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2012 Mercedes-Benz ML 500 BlueEfficiency gets twin-turbo V8

Mercedes-Benz has announced the new 2012 Mercedes-Benz ML 500 4MATIC BlueEfficiency model, replacing the previous ML 500, featuring the company’s new 4.7-litre twin-turbo V8 engine.

Despite wearing the ‘BlueEfficiency’ badge, the ML 500 is not an eco-focused slouch. It comes with a 4.7-litre twin-turbo V8 producing 300kW of power and 600Nm of tarmac-twisting torque. This enables the large luxury SUV to sprint from 0-100km/h in just 5.6 seconds.

So there’s no doubt, this is a very quick piece of gear. Even so, Mercedes-Benz has managed to reduce fuel consumption by as much as 16 per cent compared with the previous 285kW 5.5-litre ML 500. The official ADR combined cycle fuel consumption rating is 12.3L/100km.

Economy has been improved thanks to a start-stop system which shuts down the engine when the vehicle is stationary with the brake on. The 7G-TRONIC seven-speed automatic transmission also contributes to efficiency, as does the direct injection system for the engine.

Inside, the ML 500 interior is dressed in lots of leather, while sitting in the centre dash fascia is an internet-capable COMMAND centre multimedia interface. Other interesting and innovative highlights include reverse flow seat cooling and automatic parking.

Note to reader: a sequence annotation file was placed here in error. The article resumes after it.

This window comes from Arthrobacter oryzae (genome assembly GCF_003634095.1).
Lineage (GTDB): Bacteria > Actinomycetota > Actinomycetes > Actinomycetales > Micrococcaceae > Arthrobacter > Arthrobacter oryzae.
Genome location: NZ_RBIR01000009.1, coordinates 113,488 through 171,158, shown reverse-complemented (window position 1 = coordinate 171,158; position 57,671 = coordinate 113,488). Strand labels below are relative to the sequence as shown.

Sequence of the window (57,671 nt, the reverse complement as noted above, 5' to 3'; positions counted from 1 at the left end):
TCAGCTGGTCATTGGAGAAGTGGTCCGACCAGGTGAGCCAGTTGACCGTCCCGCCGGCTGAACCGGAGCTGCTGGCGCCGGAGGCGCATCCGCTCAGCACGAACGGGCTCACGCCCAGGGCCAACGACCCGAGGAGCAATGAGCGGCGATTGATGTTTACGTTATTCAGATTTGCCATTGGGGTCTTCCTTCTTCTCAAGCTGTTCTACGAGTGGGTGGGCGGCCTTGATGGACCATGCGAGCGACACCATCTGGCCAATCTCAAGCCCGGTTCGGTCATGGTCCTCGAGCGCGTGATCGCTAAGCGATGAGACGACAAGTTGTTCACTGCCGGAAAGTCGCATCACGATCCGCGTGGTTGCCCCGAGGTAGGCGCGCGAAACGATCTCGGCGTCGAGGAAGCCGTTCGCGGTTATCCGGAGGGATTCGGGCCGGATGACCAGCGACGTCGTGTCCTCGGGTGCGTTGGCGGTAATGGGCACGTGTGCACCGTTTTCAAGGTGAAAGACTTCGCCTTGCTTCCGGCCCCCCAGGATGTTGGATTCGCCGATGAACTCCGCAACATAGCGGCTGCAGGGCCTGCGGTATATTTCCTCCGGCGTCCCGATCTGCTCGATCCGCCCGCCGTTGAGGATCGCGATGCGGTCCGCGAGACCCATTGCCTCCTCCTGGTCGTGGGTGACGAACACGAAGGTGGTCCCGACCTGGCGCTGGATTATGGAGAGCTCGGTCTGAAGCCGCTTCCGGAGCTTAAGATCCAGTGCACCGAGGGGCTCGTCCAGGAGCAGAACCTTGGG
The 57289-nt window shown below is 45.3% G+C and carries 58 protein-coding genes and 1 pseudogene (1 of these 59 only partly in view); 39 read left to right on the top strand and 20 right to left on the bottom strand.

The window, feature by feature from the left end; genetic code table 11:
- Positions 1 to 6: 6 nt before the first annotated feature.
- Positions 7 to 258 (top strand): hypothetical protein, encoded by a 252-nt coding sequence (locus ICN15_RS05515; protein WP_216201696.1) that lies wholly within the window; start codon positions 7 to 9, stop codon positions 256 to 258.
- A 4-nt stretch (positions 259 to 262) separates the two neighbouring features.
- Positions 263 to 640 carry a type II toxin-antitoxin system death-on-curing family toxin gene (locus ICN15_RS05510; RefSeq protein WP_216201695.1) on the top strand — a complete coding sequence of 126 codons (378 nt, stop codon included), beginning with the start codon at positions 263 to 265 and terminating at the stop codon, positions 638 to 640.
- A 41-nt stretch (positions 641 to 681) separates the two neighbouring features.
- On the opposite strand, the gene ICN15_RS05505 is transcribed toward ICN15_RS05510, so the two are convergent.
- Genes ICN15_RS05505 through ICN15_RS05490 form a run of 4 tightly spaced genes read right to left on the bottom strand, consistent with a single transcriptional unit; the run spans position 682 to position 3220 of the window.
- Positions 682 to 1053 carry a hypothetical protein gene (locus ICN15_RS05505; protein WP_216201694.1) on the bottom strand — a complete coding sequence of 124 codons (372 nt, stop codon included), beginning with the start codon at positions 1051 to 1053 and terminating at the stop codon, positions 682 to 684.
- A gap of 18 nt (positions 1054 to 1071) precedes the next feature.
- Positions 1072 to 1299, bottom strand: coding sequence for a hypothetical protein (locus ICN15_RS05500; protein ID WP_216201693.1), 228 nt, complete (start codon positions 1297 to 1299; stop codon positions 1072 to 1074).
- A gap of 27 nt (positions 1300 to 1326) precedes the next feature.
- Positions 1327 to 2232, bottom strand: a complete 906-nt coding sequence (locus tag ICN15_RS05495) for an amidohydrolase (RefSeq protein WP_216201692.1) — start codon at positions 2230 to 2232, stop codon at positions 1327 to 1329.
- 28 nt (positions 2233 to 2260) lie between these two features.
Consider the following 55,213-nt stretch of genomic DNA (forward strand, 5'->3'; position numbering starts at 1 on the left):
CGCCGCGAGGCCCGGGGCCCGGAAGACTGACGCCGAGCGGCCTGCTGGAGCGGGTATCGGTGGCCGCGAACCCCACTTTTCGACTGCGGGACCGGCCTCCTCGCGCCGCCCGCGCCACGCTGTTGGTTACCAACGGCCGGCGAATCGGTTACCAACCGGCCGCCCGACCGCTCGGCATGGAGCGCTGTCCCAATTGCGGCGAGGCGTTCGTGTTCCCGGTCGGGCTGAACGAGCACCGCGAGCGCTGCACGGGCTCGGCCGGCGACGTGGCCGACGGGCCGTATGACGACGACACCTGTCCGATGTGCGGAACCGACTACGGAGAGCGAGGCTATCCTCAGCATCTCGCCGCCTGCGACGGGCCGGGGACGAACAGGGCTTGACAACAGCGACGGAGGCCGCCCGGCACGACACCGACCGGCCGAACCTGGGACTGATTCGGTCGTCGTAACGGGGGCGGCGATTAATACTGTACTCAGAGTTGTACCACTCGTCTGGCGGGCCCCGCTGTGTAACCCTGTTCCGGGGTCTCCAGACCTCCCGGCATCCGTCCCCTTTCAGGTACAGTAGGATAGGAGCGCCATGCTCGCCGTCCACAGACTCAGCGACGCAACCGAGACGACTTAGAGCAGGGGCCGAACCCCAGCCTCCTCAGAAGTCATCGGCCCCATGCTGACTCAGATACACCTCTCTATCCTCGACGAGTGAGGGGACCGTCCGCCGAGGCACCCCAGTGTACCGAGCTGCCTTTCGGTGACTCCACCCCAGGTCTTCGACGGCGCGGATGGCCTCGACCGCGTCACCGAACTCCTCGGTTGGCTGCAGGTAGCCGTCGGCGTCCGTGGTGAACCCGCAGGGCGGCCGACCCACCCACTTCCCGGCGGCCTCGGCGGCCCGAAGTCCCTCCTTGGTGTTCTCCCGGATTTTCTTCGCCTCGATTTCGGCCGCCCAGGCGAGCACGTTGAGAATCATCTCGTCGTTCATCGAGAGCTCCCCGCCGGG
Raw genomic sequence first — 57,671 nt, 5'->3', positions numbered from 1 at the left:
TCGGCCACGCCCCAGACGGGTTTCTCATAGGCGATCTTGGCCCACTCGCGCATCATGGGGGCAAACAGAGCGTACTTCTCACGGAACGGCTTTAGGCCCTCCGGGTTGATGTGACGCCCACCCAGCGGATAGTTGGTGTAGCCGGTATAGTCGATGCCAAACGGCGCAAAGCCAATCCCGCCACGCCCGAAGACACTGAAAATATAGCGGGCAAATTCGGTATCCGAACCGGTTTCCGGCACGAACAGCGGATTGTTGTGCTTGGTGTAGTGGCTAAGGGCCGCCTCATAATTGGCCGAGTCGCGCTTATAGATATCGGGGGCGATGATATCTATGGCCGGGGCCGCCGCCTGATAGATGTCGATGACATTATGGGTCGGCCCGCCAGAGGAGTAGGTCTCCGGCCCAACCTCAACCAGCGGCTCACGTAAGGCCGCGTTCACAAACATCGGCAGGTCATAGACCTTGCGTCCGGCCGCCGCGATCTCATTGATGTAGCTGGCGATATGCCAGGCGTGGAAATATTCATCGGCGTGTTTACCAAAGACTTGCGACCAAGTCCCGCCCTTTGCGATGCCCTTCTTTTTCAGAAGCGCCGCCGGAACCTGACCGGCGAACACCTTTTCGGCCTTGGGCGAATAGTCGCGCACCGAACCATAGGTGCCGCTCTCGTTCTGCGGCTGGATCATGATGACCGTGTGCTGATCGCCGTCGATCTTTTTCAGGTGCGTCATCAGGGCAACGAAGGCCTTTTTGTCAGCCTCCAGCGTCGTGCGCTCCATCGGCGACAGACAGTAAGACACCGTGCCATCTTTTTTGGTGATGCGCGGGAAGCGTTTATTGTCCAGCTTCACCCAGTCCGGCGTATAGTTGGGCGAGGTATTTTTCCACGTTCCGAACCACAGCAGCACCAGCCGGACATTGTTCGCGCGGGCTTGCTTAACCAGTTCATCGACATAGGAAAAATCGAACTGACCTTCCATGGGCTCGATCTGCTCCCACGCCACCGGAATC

The reverse flow seat cooling system works by first extracting hot air from within the seats after the vehicle is parked in the hot sun, before pumping fresh cool air into them. It sounds very handy for Australian conditions.

Orders for the 2012 Mercedes-Benz ML 500 4MATIC BlueEfficiency will be taken as of June 22 in Europe, with deliveries set to commence in during the third quarter.

In Australia, new models have already started to arrive. The ML 500 is priced from $95,902, excluding on-road costs. The new high performance ML 63 AMG is priced from $136,461, and is set to arrive over the next few months.

Brett is the editor and founder of PerformanceDrive. He's obsessed with driving, having played with Matchbox cars until he was tall enough to drive a real one. After initially working as a mechanic, Brett earned a degree in journalism and entered media as an editorial assistant at Top Gear Australia magazine. He then worked at CarAdvice.com.au. His dream is to live next door to the Nurburgring in Germany.